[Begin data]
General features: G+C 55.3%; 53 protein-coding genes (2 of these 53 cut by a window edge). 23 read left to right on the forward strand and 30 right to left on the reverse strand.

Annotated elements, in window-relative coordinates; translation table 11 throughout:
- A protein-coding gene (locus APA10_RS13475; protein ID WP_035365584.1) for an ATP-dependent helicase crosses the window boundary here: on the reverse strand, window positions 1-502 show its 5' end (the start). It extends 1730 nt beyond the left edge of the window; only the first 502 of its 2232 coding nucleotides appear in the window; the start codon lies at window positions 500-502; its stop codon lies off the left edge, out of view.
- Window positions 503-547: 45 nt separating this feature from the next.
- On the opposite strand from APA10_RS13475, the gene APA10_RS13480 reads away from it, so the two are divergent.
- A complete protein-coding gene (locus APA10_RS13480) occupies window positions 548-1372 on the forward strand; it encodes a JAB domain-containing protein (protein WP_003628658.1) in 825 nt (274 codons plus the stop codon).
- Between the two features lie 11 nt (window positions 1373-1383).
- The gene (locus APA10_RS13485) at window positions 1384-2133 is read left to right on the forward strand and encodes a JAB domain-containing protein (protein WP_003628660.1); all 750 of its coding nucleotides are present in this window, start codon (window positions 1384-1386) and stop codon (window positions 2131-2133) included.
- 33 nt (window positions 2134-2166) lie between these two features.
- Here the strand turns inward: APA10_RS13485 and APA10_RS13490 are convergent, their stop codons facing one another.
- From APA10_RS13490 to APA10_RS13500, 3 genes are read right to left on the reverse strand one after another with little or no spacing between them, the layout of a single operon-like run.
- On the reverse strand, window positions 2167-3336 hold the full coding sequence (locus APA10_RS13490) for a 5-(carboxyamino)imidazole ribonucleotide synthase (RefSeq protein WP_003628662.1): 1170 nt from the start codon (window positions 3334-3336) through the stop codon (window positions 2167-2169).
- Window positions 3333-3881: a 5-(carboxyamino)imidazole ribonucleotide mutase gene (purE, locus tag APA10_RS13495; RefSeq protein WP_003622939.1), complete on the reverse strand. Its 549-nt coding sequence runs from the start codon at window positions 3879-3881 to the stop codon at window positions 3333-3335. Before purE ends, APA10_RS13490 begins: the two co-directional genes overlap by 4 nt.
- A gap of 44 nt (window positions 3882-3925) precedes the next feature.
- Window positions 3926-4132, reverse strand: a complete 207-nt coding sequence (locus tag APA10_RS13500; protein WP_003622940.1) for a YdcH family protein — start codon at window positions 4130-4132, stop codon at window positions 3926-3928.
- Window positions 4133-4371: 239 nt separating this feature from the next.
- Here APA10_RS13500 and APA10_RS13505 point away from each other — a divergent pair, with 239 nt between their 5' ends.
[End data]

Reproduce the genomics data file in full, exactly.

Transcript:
General features: G+C 55.3%; 53 protein-coding genes (2 of these 53 cut by a window edge). 23 read left to right on the forward strand and 30 right to left on the reverse strand.

Annotated elements, in window-relative coordinates; translation table 11 throughout:
- A protein-coding gene (locus APA10_RS13475; protein ID WP_035365584.1) for an ATP-dependent helicase crosses the window boundary here: on the reverse strand, window positions 1-502 show its 5' end (the start). It extends 1730 nt beyond the left edge of the window; only the first 502 of its 2232 coding nucleotides appear in the window; the start codon lies at window positions 500-502; its stop codon lies off the left edge, out of view.
- Window positions 503-547: 45 nt separating this feature from the next.
- On the opposite strand from APA10_RS13475, the gene APA10_RS13480 reads away from it, so the two are divergent.
- A complete protein-coding gene (locus APA10_RS13480) occupies window positions 548-1372 on the forward strand; it encodes a JAB domain-containing protein (protein WP_003628658.1) in 825 nt (274 codons plus the stop codon).
- Between the two features lie 11 nt (window positions 1373-1383).
- The gene (locus APA10_RS13485) at window positions 1384-2133 is read left to right on the forward strand and encodes a JAB domain-containing protein (protein WP_003628660.1); all 750 of its coding nucleotides are present in this window, start codon (window positions 1384-1386) and stop codon (window positions 2131-2133) included.
- 33 nt (window positions 2134-2166) lie between these two features.
- Here the strand turns inward: APA10_RS13485 and APA10_RS13490 are convergent, their stop codons facing one another.
- From APA10_RS13490 to APA10_RS13500, 3 genes are read right to left on the reverse strand one after another with little or no spacing between them, the layout of a single operon-like run.
- On the reverse strand, window positions 2167-3336 hold the full coding sequence (locus APA10_RS13490) for a 5-(carboxyamino)imidazole ribonucleotide synthase (RefSeq protein WP_003628662.1): 1170 nt from the start codon (window positions 3334-3336) through the stop codon (window positions 2167-2169).
- Window positions 3333-3881: a 5-(carboxyamino)imidazole ribonucleotide mutase gene (purE, locus tag APA10_RS13495; RefSeq protein WP_003622939.1), complete on the reverse strand. Its 549-nt coding sequence runs from the start codon at window positions 3879-3881 to the stop codon at window positions 3333-3335. Before purE ends, APA10_RS13490 begins: the two co-directional genes overlap by 4 nt.
- A gap of 44 nt (window positions 3882-3925) precedes the next feature.
- Window positions 3926-4132, reverse strand: a complete 207-nt coding sequence (locus tag APA10_RS13500; protein WP_003622940.1) for a YdcH family protein — start codon at window positions 4130-4132, stop codon at window positions 3926-3928.
- Window positions 4133-4371: 239 nt separating this feature from the next.
- Here APA10_RS13500 and APA10_RS13505 point away from each other — a divergent pair, with 239 nt between their 5' ends.